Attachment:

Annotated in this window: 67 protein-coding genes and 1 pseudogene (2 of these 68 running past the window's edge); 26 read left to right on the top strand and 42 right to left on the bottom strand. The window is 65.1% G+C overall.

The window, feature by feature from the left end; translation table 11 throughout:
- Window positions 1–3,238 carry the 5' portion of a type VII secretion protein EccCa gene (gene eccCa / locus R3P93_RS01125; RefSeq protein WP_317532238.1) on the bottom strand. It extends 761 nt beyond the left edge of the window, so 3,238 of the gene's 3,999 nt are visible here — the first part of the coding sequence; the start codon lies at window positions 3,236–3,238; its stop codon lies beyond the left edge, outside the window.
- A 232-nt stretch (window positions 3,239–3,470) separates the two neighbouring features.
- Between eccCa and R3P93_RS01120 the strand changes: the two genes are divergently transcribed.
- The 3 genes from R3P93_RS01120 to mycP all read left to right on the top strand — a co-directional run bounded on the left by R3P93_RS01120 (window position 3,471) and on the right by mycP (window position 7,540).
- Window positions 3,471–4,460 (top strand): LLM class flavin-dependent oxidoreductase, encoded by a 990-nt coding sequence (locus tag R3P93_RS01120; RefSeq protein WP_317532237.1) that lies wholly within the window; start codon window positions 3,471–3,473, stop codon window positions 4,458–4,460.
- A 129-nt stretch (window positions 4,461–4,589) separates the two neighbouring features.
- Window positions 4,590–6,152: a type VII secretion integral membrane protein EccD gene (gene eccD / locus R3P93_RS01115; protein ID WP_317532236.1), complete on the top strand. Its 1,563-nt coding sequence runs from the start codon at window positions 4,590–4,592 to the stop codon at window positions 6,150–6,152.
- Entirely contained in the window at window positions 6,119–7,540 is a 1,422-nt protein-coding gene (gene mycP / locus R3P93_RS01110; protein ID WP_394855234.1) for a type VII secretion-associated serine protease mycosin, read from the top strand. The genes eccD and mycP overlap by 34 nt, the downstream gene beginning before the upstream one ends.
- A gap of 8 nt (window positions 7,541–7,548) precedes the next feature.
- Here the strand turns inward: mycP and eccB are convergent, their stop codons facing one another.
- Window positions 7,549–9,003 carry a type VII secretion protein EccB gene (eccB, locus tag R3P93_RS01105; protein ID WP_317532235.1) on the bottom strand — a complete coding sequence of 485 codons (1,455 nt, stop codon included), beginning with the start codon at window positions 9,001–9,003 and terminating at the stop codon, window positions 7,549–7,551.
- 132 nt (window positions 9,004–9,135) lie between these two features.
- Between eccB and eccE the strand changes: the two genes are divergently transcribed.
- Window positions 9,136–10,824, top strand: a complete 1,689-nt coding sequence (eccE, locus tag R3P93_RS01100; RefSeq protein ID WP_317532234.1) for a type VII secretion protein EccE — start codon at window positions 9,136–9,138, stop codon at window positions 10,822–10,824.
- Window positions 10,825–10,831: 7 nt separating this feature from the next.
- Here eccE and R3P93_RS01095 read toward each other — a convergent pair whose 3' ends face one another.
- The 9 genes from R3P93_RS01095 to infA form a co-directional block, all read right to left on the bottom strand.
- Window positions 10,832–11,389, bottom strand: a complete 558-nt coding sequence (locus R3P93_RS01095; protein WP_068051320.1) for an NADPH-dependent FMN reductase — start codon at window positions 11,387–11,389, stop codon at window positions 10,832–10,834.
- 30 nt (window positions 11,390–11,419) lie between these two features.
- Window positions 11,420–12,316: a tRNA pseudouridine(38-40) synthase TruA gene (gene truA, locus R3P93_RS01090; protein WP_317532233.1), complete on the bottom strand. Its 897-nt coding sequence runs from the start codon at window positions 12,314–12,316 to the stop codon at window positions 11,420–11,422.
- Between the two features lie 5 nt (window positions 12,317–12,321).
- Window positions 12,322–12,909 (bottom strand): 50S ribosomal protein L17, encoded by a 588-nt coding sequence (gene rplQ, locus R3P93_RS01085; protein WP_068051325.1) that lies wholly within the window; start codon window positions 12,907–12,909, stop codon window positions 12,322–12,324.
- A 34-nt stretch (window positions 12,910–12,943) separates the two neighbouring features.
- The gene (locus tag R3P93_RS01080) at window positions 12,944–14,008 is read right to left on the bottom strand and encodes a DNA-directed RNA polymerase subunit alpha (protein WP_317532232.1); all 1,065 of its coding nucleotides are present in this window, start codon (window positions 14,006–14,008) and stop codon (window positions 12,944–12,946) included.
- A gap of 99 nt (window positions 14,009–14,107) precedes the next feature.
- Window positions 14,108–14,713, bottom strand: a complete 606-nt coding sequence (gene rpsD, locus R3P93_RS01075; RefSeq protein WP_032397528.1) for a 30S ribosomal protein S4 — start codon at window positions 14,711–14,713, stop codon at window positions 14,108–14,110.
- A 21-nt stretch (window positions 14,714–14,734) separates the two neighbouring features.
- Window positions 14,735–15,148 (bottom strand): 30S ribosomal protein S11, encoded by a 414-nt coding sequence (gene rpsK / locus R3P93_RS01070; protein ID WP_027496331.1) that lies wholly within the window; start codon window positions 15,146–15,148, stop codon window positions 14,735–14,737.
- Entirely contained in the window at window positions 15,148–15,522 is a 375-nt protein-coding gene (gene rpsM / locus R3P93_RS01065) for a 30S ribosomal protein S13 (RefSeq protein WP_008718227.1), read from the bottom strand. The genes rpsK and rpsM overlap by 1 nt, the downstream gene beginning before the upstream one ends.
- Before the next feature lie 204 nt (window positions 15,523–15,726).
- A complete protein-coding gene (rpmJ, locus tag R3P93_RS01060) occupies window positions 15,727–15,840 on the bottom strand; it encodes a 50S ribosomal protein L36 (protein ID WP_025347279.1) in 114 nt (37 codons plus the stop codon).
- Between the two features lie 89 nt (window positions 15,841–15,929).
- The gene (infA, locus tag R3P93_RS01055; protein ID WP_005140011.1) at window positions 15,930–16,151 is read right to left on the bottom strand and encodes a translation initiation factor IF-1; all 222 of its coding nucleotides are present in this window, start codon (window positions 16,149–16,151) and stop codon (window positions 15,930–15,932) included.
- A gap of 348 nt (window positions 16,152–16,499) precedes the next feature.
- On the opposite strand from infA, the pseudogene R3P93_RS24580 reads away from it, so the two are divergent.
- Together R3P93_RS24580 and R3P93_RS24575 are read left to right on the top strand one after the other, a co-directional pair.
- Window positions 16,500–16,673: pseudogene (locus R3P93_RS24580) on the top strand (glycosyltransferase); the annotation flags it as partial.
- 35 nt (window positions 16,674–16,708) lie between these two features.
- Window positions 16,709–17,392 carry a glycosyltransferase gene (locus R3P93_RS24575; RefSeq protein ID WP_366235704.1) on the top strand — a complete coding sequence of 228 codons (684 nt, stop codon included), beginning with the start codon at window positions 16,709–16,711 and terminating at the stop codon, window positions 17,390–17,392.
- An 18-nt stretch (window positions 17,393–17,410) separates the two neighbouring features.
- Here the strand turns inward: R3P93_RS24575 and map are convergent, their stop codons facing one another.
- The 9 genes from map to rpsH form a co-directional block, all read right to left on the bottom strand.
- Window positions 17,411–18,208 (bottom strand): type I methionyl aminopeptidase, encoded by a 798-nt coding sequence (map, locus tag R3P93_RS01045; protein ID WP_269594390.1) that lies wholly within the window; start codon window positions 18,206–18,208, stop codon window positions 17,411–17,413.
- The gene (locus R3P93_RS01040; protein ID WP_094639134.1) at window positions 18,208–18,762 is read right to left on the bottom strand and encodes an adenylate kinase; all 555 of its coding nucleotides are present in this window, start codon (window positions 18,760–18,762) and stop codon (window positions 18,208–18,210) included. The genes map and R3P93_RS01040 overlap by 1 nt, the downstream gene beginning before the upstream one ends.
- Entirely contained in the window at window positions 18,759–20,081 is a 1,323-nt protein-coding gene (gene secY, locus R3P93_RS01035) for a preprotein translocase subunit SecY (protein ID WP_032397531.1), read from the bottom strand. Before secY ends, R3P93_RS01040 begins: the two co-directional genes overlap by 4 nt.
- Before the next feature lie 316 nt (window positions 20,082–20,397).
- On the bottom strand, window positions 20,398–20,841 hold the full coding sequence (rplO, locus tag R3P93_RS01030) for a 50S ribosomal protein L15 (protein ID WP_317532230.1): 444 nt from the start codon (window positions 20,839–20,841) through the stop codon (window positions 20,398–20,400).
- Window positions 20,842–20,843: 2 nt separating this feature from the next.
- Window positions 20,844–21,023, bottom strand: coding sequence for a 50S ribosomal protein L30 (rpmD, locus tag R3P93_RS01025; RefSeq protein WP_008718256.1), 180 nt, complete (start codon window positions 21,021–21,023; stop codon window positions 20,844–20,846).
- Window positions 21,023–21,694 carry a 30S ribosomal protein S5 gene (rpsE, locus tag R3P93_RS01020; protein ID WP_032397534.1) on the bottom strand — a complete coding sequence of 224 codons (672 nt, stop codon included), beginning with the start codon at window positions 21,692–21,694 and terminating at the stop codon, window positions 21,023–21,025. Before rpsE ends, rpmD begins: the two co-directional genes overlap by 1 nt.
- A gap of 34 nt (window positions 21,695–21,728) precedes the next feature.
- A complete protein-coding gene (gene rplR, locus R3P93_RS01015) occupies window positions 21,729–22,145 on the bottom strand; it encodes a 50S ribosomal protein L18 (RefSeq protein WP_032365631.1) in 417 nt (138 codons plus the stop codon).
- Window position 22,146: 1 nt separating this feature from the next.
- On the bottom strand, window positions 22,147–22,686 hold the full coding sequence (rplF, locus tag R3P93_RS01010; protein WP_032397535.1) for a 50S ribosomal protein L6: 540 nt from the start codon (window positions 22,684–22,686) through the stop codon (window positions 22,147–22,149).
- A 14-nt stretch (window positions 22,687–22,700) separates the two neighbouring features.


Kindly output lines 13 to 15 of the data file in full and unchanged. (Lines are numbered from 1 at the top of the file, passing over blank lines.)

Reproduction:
- Window positions 7,549–9,003 carry a type VII secretion protein EccB gene (eccB, locus tag R3P93_RS01105; protein ID WP_317532235.1) on the bottom strand — a complete coding sequence of 485 codons (1,455 nt, stop codon included), beginning with the start codon at window positions 9,001–9,003 and terminating at the stop codon, window positions 7,549–7,551.
- 132 nt (window positions 9,004–9,135) lie between these two features.
- Between eccB and eccE the strand changes: the two genes are divergently transcribed.